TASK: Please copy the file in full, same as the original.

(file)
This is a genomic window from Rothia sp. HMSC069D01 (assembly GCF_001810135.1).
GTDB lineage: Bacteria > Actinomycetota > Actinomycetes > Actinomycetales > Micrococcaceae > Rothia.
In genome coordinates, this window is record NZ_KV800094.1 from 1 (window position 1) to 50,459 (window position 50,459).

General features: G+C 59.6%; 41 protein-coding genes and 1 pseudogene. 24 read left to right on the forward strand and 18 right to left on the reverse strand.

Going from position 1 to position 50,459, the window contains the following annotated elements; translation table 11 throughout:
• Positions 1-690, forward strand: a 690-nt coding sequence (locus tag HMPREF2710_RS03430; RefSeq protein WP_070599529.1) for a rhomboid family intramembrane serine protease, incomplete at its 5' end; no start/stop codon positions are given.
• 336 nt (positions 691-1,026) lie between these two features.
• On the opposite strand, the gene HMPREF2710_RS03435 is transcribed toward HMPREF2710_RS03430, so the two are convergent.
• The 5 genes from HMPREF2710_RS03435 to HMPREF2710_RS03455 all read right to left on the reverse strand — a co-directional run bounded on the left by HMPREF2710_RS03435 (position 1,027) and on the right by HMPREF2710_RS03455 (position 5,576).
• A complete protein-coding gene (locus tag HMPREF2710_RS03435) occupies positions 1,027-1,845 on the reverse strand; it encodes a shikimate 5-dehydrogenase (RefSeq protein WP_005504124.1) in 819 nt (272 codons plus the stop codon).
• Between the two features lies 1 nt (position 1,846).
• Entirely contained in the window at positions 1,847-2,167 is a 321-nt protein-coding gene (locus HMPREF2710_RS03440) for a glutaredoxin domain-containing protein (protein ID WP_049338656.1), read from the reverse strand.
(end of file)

This is a genomic window from Rothia sp. HMSC069D01 (assembly GCF_001810135.1).
GTDB lineage: Bacteria > Actinomycetota > Actinomycetes > Actinomycetales > Micrococcaceae > Rothia.
In genome coordinates, this window is record NZ_KV800094.1 from 1 (window position 1) to 50,459 (window position 50,459).

General features: G+C 59.6%; 41 protein-coding genes and 1 pseudogene. 24 read left to right on the forward strand and 18 right to left on the reverse strand.

Going from position 1 to position 50,459, the window contains the following annotated elements; translation table 11 throughout:
• Positions 1-690, forward strand: a 690-nt coding sequence (locus tag HMPREF2710_RS03430; RefSeq protein WP_070599529.1) for a rhomboid family intramembrane serine protease, incomplete at its 5' end; no start/stop codon positions are given.
• 336 nt (positions 691-1,026) lie between these two features.
• On the opposite strand, the gene HMPREF2710_RS03435 is transcribed toward HMPREF2710_RS03430, so the two are convergent.
• The 5 genes from HMPREF2710_RS03435 to HMPREF2710_RS03455 all read right to left on the reverse strand — a co-directional run bounded on the left by HMPREF2710_RS03435 (position 1,027) and on the right by HMPREF2710_RS03455 (position 5,576).
• A complete protein-coding gene (locus tag HMPREF2710_RS03435) occupies positions 1,027-1,845 on the reverse strand; it encodes a shikimate 5-dehydrogenase (RefSeq protein WP_005504124.1) in 819 nt (272 codons plus the stop codon).
• Between the two features lies 1 nt (position 1,846).
• Entirely contained in the window at positions 1,847-2,167 is a 321-nt protein-coding gene (locus HMPREF2710_RS03440) for a glutaredoxin domain-containing protein (protein ID WP_049338656.1), read from the reverse strand.